Always, there would be some industries doing well and some that weren’t – and this was influenced by economic reports and the health of large corporations in any given industry. It was very rare to have days where all the stocks in the major indexes were ALL up or ALL down. There could often be a majority, but not unanimity.

How it is now:

The pattern of who follows who still holds true, but a new thing has started – goosenecks. This is a description of a chart where the index is low or flat all day and then at the end it suddenly skyrockets, followed by a little dip before it closes. The result looks like a swan swimming from left to right. It used to be that these only happened when something splendiforously fantabulous happened economy-wise. They were very rare. Nowadays, they are common.

So what’s up?:

Central Bank interventions – that’s what’s up. So here’s how this works: Asia opens up (Australia first, then Japan, then Shanghai and Hong Kong. India is inbetween these and the EU) and their stocks imitate what the US did the previous day. If the previous day for the US was down, then their stocks will trend down by similar amounts until one of their central banks intervenes. Suddenly, and for no reason – ZOOM! Up go their stocks – led by banks. Then the EU opens up (3:30AM EST) and their indexes follow whatever Asia was doing right at the moment – so usually up, with banks leading. Then, they drop for a bit until about 11am GMT -1 and suddenly the ECB or IMF jumps in and ZOOM! Up go the EU indexes.

Unlike Asia, EU intervention ALWAYS comes with some sort of rosy sounding headline. Today’s is this:

Europe stocks rally on crisis-resolution hopes

Wrong. Last week there was an occurrence of this kind of BS and German 1yr bonds actually had a NEGATIVE yield. That means that the expected payoff for purchasing one was that you would LOSE money. Who invests in something that  guarantees a loss? The ECB does.

So, then the US futures get excited because the EU markets are all excited and the US markets open with gains, but immediately start dropping off. Around 10:30 to 11:00 AM EST the Fed hops in and pumps some cash into banks and presto! Instant rally. Of course there are the appropriately rosy articles that come out about how everything is going to be fine in the EU and then some fluff story about our own debt and spending troubles getting in hand, etc, etc, blech.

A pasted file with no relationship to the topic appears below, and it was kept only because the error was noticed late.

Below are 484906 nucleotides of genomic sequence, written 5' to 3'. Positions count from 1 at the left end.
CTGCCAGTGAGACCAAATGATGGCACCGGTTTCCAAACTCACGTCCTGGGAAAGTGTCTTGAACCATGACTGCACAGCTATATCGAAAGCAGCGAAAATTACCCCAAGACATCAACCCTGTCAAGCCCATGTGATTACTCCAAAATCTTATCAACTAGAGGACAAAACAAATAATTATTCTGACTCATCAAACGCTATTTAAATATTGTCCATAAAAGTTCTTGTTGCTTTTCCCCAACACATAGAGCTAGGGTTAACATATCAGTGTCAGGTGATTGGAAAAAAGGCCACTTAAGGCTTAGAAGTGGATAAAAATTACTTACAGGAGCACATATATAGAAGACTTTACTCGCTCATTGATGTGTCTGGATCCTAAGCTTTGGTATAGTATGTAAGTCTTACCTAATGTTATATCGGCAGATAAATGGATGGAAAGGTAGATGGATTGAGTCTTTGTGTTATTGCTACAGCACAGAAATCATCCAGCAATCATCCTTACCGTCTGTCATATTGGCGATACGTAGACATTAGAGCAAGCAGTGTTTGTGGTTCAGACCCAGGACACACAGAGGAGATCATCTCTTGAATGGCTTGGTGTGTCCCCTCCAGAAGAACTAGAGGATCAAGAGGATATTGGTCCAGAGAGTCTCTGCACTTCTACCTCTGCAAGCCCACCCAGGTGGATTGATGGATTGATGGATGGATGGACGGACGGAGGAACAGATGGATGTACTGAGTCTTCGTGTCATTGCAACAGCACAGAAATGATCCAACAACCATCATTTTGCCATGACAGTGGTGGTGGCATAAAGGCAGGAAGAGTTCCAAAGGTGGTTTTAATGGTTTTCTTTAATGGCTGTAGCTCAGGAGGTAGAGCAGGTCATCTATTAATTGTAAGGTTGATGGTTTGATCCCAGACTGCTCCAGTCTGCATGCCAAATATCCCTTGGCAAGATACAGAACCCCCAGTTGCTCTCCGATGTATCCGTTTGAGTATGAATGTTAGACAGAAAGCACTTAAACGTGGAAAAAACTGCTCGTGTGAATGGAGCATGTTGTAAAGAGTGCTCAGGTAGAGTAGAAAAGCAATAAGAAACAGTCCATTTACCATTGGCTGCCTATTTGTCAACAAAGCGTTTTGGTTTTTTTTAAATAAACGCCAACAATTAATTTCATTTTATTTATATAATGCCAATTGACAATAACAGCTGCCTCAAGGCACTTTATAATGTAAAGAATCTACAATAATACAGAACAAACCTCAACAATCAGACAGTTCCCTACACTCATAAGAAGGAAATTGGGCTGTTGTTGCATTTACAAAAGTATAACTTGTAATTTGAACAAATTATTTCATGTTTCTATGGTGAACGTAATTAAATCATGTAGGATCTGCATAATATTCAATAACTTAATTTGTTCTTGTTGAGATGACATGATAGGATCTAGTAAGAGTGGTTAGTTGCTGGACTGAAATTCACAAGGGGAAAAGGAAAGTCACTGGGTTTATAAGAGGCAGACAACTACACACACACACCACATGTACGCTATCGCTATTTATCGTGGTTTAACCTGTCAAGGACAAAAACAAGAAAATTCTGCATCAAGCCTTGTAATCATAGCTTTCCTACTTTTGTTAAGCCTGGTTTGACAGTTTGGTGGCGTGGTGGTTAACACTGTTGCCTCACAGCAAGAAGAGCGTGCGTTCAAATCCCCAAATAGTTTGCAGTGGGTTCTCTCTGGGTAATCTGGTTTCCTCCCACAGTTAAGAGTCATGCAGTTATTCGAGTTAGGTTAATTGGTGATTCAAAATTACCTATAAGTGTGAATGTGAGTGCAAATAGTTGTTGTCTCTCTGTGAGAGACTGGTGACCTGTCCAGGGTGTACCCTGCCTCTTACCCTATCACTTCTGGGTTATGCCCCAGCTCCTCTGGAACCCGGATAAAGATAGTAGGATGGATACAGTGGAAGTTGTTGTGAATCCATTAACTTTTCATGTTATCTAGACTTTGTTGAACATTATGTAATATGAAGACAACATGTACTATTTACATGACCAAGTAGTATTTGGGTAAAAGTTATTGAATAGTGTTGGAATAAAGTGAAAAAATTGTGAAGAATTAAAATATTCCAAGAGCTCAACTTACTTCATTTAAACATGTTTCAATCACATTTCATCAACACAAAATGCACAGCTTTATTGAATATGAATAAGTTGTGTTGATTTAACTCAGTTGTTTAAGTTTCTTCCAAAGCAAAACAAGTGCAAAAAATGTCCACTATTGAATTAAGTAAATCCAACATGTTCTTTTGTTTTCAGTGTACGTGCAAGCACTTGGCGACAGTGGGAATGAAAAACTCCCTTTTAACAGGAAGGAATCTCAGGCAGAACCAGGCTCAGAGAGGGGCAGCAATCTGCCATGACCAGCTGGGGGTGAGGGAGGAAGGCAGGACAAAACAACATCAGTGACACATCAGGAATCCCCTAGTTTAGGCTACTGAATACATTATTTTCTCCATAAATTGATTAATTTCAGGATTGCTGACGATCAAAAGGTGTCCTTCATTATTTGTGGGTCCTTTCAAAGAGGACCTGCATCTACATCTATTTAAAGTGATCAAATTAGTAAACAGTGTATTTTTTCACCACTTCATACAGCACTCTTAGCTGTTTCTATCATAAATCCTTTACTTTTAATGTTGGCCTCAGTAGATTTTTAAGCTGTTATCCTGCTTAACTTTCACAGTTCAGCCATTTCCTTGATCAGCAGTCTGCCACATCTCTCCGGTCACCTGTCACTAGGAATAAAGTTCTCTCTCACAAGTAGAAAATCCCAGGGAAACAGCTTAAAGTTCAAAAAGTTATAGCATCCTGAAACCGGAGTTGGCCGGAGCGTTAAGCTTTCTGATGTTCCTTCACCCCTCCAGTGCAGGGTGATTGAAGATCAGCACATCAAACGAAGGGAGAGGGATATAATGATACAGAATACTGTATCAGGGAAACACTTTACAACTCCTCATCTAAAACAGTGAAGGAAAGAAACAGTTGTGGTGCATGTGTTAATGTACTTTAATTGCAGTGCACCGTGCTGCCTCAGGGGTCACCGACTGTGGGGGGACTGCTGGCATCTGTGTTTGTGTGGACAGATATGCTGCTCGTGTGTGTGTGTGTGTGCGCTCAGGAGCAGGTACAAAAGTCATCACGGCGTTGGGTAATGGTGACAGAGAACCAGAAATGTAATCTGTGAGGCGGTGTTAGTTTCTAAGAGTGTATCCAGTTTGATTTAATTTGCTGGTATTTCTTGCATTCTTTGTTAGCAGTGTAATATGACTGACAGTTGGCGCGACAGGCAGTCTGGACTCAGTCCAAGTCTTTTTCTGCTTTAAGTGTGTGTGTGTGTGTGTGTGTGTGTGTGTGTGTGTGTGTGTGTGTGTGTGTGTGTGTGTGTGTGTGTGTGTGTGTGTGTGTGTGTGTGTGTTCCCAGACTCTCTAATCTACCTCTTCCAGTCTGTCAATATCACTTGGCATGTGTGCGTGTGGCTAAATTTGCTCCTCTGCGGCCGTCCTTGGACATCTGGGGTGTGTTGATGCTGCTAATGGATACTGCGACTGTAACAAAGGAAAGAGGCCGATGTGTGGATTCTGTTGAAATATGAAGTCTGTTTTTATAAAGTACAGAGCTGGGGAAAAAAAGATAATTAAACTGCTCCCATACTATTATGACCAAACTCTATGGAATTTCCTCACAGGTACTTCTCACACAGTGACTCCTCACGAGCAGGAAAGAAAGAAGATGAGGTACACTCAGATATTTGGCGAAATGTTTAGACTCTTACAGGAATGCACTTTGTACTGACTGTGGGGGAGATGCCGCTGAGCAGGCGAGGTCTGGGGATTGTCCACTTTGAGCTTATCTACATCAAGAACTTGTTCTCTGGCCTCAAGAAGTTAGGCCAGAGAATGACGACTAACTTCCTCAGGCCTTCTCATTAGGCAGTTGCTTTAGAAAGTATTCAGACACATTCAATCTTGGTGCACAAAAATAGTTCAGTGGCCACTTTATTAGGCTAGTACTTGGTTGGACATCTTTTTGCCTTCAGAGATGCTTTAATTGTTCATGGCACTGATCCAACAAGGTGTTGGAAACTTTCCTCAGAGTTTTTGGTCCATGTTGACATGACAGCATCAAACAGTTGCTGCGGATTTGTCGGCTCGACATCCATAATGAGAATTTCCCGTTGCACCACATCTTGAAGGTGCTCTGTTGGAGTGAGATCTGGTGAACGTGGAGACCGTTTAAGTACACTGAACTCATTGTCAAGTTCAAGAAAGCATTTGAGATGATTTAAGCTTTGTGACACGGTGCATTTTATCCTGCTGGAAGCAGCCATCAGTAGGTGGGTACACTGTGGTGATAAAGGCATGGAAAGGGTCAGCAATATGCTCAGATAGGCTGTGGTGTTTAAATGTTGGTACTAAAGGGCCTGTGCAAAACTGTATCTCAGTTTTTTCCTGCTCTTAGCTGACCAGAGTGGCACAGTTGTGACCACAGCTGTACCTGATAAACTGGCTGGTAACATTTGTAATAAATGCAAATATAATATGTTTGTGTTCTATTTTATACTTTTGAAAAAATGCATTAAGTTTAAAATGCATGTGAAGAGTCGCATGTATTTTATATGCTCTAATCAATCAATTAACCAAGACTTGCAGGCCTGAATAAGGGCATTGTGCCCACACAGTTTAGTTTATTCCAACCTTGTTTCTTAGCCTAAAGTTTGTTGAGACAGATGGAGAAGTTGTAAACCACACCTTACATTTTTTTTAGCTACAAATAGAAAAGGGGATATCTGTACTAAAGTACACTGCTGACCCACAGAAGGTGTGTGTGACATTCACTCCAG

The economy is a dead body and the central banks are propping it up.

What this means for regular Joe:

Don’t be in the stock market. Keep enough money in the bank to cover your expenses and keep the rest in cash or whatever you like, but don’t leave it in an institution that dabbles in that mess. All banks invest in the markets, and when the central banks finally get to the point they can’t prop them up any more these banks are going to implode. When that happens, you can forget about 401K plans, pensions, IRAs and any other savings you might have tucked away.

People like to talk about hyperinflation and whatnot – and that is a clear possibility given what the central banks are doing – but the first thing that will happen is that you won’t be able to get to your money. For this reason, have most of it on hand in cash. Don’t mess around with risking it in some bank’s hands.

When will trouble start?

I can’t say for sure, but consider this – if things really do turn around and economic indicators (particularly producer’s indicators) get better, unemployment gets back down to 5%, and wages start increasing while prices decrease – then put your money back in. Until that stuff happens (and I don’t think it will for the foreseeable future), don’t risk your money with somebody else.

Categories: Europe, Politics, The USA